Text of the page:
There’s always been an inordinate amount of pressure you face in your 20s, the years when you’re technically supposed to learn how to adult successfully (Bills! Rent! Pap smears!), build a career, and save money—all while trying to locate the single person that you want to spend the rest of your life with. Like I said, pressure.
If you agree, take solace in the fact that things really can only get better from here. Chin up, solider! New research from app company Happify along with a handy video put together by Harvard Business Review confirms that the years between being a teenager and hitting 30 are irrefutably the most difficult.
By looking at how the emotional well-being of 88,000 users varied by age, researchers found that stress-levels skyrocketed in participants in their 20s. This increase in stress continues through your 30s and 40s, but much less dramatically than in earlier years, until at around retirement age when stress finally (unsurprisingly) begins to dip.
The reason your 20s feels so tough—even though stress is actually higher later in life—is actually because you’re not coping with all that added pressure just yet. Happify’s data shows people experience a spike in both negative emotions and mind wandering during their late 20s and early 30s, after which those feelings decrease. At the same time, positive emotions hit a low, and don’t pick back up until yours late 30s when “we learn to develop psychological mastery and to regulate and attenuate our emotions, or to dismiss them instead of dwelling and allowing emotions to take over,” as Ran Zilca, Happify’s chief data science officer explained for Harvard Business Review. He added: “As we age, we learn to put things in perspective, believe in ourselves more, and realize that the emotions that sometimes pierce our chests are temporary and do not have to consume us.” So basically, it takes us a solid decade to learn to chill the hell out when something doesn’t go to plan.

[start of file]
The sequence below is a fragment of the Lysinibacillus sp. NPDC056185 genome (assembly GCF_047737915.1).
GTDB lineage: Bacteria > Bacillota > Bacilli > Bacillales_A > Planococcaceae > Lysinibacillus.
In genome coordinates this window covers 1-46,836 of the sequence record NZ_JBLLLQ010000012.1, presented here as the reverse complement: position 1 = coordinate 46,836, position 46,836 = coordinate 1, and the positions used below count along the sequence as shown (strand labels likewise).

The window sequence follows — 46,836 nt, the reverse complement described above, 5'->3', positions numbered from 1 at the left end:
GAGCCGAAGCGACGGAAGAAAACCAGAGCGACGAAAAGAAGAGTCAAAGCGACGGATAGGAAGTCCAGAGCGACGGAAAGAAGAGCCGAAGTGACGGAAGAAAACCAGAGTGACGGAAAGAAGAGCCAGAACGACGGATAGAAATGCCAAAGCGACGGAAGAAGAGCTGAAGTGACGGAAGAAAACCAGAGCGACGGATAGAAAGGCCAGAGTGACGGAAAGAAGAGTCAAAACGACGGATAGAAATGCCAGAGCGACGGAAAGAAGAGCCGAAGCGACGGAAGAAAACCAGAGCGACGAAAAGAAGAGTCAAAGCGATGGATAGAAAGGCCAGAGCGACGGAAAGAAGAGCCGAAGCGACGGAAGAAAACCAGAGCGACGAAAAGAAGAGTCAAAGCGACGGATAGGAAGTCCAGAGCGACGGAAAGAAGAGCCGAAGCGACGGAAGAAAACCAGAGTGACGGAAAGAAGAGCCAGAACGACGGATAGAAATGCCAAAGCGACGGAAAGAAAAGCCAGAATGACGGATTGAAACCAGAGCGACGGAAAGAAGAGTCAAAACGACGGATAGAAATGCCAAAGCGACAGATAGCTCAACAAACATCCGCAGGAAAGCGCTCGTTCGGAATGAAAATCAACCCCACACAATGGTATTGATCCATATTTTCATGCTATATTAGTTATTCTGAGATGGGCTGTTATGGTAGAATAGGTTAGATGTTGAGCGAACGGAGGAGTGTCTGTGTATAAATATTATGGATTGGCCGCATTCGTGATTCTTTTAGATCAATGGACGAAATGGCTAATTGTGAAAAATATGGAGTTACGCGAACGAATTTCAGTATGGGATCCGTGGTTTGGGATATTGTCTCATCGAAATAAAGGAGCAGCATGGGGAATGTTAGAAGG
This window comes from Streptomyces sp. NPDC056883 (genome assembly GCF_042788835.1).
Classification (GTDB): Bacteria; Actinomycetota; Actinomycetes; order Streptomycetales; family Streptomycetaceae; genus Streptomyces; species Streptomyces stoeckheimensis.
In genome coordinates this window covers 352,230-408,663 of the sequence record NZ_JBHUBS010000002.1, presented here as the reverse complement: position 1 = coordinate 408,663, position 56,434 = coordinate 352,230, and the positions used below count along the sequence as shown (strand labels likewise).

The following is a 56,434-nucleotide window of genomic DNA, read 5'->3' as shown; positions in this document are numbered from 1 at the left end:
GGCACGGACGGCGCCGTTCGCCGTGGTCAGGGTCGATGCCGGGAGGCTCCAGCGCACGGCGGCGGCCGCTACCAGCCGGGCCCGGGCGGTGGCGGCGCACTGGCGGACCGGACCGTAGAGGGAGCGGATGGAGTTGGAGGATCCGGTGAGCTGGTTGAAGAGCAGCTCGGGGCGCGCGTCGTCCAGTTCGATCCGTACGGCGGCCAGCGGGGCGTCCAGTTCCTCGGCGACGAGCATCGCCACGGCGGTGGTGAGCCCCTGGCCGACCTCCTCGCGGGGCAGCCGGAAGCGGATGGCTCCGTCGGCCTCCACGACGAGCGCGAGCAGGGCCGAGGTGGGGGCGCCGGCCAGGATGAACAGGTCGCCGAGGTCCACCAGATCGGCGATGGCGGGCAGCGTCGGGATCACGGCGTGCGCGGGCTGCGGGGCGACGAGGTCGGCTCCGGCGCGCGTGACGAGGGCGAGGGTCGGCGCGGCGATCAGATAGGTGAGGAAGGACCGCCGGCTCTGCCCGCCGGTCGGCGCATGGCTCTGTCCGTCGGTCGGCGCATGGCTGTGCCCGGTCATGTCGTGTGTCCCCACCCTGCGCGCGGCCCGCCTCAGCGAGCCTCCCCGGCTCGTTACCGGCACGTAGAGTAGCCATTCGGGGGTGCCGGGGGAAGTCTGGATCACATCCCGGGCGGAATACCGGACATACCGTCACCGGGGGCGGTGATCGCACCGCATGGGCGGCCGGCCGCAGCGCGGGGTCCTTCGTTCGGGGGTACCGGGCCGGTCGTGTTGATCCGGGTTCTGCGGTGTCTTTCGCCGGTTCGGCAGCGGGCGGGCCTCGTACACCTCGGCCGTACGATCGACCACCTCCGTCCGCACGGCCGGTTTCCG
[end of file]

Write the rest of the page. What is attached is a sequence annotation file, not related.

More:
Zilca also writes that a lot of us will or have experienced a quarter life crisis, and that it comes in four distinct (and painfully familiar) waves. It begins with a feeling trapped by a commitment at work or home, followed by ending said commitment, a period of reassessing your life, and then finally taking up new relationships or hobbies you actually enjoy. “People take on jobs, rent apartments, and enter relationships, but then feel trapped in pretend adulthood,” he writes. “At some point, they leave their romantic partners, jobs, or social groups and become separated and lonely. They spend the worst part of this crisis reflecting and recalibrating their plans, alone and isolated, until eventually they go out and explore new hobbies, interests, and social groups, finally emerging at the other side of the crisis happier, more motivated, and with a greater sense of clarity.”
In case you need any further convincing that your 20s are literally the worst, check out all the research in the full video below.